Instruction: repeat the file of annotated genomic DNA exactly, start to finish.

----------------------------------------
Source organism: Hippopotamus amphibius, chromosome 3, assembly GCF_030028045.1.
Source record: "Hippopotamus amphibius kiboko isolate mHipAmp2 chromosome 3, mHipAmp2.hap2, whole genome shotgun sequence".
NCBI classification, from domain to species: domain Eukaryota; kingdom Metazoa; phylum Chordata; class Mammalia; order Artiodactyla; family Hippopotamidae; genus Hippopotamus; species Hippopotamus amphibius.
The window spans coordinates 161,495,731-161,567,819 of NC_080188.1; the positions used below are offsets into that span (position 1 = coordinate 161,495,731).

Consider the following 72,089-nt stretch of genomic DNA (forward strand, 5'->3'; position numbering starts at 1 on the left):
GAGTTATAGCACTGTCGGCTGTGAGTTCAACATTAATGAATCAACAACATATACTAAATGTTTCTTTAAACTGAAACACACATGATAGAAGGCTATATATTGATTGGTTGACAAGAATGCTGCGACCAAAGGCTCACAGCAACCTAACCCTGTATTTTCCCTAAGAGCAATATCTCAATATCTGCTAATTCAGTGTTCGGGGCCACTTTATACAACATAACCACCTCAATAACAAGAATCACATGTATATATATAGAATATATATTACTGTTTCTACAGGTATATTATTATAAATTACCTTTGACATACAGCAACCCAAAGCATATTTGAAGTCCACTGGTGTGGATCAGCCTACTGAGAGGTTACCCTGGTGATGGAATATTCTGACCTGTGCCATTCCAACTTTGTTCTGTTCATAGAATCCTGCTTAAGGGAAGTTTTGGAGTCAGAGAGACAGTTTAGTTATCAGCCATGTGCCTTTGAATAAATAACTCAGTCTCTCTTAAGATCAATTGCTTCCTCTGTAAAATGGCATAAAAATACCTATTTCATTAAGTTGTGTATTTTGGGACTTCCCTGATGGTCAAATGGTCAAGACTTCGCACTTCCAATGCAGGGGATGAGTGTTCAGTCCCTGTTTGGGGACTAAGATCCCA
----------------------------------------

Source organism: Hippopotamus amphibius, chromosome 3, assembly GCF_030028045.1.
Source record: "Hippopotamus amphibius kiboko isolate mHipAmp2 chromosome 3, mHipAmp2.hap2, whole genome shotgun sequence".
NCBI classification, from domain to species: domain Eukaryota; kingdom Metazoa; phylum Chordata; class Mammalia; order Artiodactyla; family Hippopotamidae; genus Hippopotamus; species Hippopotamus amphibius.
The window spans coordinates 161,495,731-161,567,819 of NC_080188.1; the positions used below are offsets into that span (position 1 = coordinate 161,495,731).

Consider the following 72,089-nt stretch of genomic DNA (forward strand, 5'->3'; position numbering starts at 1 on the left):
GAGTTATAGCACTGTCGGCTGTGAGTTCAACATTAATGAATCAACAACATATACTAAATGTTTCTTTAAACTGAAACACACATGATAGAAGGCTATATATTGATTGGTTGACAAGAATGCTGCGACCAAAGGCTCACAGCAACCTAACCCTGTATTTTCCCTAAGAGCAATATCTCAATATCTGCTAATTCAGTGTTCGGGGCCACTTTATACAACATAACCACCTCAATAACAAGAATCACATGTATATATATAGAATATATATTACTGTTTCTACAGGTATATTATTATAAATTACCTTTGACATACAGCAACCCAAAGCATATTTGAAGTCCACTGGTGTGGATCAGCCTACTGAGAGGTTACCCTGGTGATGGAATATTCTGACCTGTGCCATTCCAACTTTGTTCTGTTCATAGAATCCTGCTTAAGGGAAGTTTTGGAGTCAGAGAGACAGTTTAGTTATCAGCCATGTGCCTTTGAATAAATAACTCAGTCTCTCTTAAGATCAATTGCTTCCTCTGTAAAATGGCATAAAAATACCTATTTCATTAAGTTGTGTATTTTGGGACTTCCCTGATGGTCAAATGGTCAAGACTTCGCACTTCCAATGCAGGGGATGAGTGTTCAGTCCCTGTTTGGGGACTAAGATCCCA